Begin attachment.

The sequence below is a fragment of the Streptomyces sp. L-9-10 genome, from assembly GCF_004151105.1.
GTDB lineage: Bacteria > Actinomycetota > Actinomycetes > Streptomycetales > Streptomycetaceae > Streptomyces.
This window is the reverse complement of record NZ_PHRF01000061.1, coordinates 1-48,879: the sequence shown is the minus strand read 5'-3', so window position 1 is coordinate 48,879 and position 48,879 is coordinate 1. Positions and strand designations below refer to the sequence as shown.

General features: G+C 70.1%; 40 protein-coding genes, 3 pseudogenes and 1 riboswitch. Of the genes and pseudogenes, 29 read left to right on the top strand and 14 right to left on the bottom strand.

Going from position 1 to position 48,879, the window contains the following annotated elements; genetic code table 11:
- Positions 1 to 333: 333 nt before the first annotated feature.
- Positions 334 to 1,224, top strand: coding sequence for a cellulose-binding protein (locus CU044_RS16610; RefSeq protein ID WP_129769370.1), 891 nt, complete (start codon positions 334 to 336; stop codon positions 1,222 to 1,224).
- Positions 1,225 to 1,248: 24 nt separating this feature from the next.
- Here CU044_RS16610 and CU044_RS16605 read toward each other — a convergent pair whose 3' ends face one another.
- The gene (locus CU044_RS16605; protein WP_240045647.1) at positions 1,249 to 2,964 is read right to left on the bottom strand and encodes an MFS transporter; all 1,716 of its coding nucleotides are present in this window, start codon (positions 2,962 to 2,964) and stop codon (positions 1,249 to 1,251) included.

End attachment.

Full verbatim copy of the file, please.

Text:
The sequence below is a fragment of the Streptomyces sp. L-9-10 genome, from assembly GCF_004151105.1.
GTDB lineage: Bacteria > Actinomycetota > Actinomycetes > Streptomycetales > Streptomycetaceae > Streptomyces.
This window is the reverse complement of record NZ_PHRF01000061.1, coordinates 1-48,879: the sequence shown is the minus strand read 5'-3', so window position 1 is coordinate 48,879 and position 48,879 is coordinate 1. Positions and strand designations below refer to the sequence as shown.

General features: G+C 70.1%; 40 protein-coding genes, 3 pseudogenes and 1 riboswitch. Of the genes and pseudogenes, 29 read left to right on the top strand and 14 right to left on the bottom strand.

Going from position 1 to position 48,879, the window contains the following annotated elements; genetic code table 11:
- Positions 1 to 333: 333 nt before the first annotated feature.
- Positions 334 to 1,224, top strand: coding sequence for a cellulose-binding protein (locus CU044_RS16610; RefSeq protein ID WP_129769370.1), 891 nt, complete (start codon positions 334 to 336; stop codon positions 1,222 to 1,224).
- Positions 1,225 to 1,248: 24 nt separating this feature from the next.
- Here CU044_RS16610 and CU044_RS16605 read toward each other — a convergent pair whose 3' ends face one another.
- The gene (locus CU044_RS16605; protein WP_240045647.1) at positions 1,249 to 2,964 is read right to left on the bottom strand and encodes an MFS transporter; all 1,716 of its coding nucleotides are present in this window, start codon (positions 2,962 to 2,964) and stop codon (positions 1,249 to 1,251) included.